Liberal National Party of Queensland

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Liberal National Party of Queensland
Leader Campbell Newman
President Bruce McIver
Founder Bruce McIver
Founded 2008
Headquarters Brisbane
National affiliation Coalition
Colours Blue
House of Representatives
22 / 150
Senate
6 / 76
Parliament of Queensland
73 / 89
Website
www.lnp.org.au
Politics of Australia
Political parties
Elections

The Liberal National Party (LNP) is a political party in Queensland, Australia. It was formed by the Queensland divisions of the two major parties in Queensland, the Liberal Party of Australia and the National Party of Australia, on 26 July 2008 and contests elections in Queensland instead of the Coalition. It is a full member of the Liberal Party, and has observer status within the National Party.[1]

The "Liberal" part of the party's name derives from the Liberal Party of Australia, the ideology of which is referred to as "Liberalism" in Australia, which is distinct from the "liberalism" in other English-speaking countries, and is often equated in Australia to conservatism, which features strongly in party ideology.

The newly established party won government for the first time at the 2012 state election, winning 78 out of 89 seats, a record majority in the unicameral Parliament of Queensland. Its leader, Campbell Newman, is the Premier of Queensland.

Former New South Wales Federal MP Kay Hull has expressed her disgust with the Liberal name being placed in front of the National name for the name of the merged party in spite of the fact that the Nationals and not the Liberals had been the dominant non-Labor Party in Queensland prior to the merger. [2]

History

On 30 May 2008, an agreement in principle to merge was established between the Queensland divisions of the Liberal and National parties. A plebiscite of members of each party was then conducted with a large majority of respondents favouring the proposed merger.[3]

The background to the merger was the unusual situation in which the National Party and Liberal Party found themselves in frequent competition with one another for seats in Queensland. The Liberal Party (and its predecessors) and the National Party (formerly the Country Party) have been in a coalition at the federal level for all but a few years since 1923. In most parts of Australia the Liberal Party is the larger party, concentrated in urban areas, with the Nationals a junior partner operating exclusively in the bush. However, in Queensland, the urban-rural divide is not as pronounced as it is in the rest of the country. The capital, Brisbane, accounts for just under 45 percent of Queensland's population; in most other states, 60 percent or more of the population lives in and around the state capitals. The National Party had been the senior partner in the non-Labor Coalition since 1924, and thus did not confine itself to rural areas.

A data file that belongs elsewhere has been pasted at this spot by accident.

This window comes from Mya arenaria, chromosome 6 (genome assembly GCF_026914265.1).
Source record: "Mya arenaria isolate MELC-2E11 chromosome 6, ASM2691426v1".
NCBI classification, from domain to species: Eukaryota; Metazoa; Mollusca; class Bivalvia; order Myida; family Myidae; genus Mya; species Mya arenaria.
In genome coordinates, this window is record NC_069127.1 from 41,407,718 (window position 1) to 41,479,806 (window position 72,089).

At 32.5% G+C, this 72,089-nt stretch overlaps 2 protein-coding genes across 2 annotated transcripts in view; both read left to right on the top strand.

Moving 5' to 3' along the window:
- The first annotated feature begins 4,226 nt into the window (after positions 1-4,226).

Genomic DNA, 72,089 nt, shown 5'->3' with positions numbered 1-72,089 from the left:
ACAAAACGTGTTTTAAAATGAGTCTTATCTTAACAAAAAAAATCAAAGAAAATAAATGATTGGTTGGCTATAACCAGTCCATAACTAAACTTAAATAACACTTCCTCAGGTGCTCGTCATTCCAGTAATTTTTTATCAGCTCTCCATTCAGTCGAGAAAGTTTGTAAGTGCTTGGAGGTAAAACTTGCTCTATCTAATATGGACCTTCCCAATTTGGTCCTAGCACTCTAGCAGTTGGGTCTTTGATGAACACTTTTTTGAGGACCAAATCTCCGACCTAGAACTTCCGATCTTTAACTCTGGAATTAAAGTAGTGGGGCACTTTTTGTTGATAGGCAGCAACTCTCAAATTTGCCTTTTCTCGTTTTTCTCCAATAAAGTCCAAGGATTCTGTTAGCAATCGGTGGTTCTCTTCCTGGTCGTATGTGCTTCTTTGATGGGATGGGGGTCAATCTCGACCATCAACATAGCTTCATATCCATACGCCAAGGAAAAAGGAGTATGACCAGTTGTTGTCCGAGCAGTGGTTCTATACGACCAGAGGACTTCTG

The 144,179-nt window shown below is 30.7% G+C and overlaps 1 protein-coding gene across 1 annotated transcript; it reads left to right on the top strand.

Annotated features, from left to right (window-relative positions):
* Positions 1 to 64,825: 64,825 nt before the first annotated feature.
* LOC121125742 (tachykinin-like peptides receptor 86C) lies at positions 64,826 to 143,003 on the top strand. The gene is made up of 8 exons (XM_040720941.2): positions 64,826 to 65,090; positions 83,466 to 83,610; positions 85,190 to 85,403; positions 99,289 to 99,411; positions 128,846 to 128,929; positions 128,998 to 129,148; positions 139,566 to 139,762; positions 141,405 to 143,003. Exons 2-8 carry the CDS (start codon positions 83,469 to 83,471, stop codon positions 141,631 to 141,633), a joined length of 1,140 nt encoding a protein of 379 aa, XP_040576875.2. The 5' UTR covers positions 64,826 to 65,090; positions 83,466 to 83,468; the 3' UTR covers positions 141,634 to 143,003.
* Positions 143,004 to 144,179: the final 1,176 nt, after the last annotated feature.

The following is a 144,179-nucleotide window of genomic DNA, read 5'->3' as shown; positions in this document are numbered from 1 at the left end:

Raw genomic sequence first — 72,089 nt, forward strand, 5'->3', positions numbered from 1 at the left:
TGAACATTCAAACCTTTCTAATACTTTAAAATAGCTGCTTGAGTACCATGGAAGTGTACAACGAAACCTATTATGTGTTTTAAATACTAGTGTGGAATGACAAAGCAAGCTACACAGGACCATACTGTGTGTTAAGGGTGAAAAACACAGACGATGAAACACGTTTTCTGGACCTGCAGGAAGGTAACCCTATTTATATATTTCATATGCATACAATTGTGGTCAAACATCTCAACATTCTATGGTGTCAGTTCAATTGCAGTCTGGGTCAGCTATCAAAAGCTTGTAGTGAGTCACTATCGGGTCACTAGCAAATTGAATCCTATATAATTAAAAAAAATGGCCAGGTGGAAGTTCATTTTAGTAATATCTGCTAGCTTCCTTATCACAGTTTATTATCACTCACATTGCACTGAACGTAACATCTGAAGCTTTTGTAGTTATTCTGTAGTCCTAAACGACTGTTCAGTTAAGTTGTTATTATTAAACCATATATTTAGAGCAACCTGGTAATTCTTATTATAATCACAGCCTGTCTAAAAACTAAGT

Another factor in the merger was a desire to increase the non-Labor side's standing in Brisbane. Since the dismantling of the old zonal electoral system in 1992, Brisbane has elected 40 of the 89 members of the Legislative Assembly of Queensland—almost half of the legislature. Consequently, it is extremely difficult to form a government without a strong base in Brisbane. Labor was in government for all but three years from 1989 to 2012 in large part because it won at least 30 seats in greater Brisbane at every election. Even when it was briefly consigned to opposition by the Rob Borbidge-led Coalition, it still won 31 seats in Brisbane. While it was taken for granted that the Liberals needed to improve their standing in Brisbane in order for the Coalition to have any chance of regaining power, a Liberal resurgence would have almost certainly threatened the Nationals' traditional status as senior partner.[4]

The agreement in principle and a draft constitution were considered by separate meetings of the parties held over 26–27 July 2008, and the LNP was created on 26 July 2008. The inaugural conference of the LNP was held following the adoption of the constitution.[3] The two parties had been meeting in adjoining rooms of the Sofitel Hotel in Brisbane. In an emotional scene, the wall between the two meetings was removed after the merger was formally approved.[5]

The formation of the LNP was actually the third attempt to unite the non-Labor side in Queensland. In 1925, the United Party—the Queensland branch of the urban-based Nationalist Party—and the Country Party merged as the Country and Progressive National Party. This party won government in 1929 under former Queensland Country leader Arthur Edward Moore, but was defeated in 1932 and split apart in 1936. In 1941, the United Australia Party and Country Party merged as the Country-National Party, under Frank Nicklin of the Country side. However, this merger only lasted until 1944.

Federal Queensland Liberal and National party representatives and senators remained affiliated to their respective parties until after the 2010 Federal Election, with senators retaining their affiliation until the new Senate sat in July 2011.[6]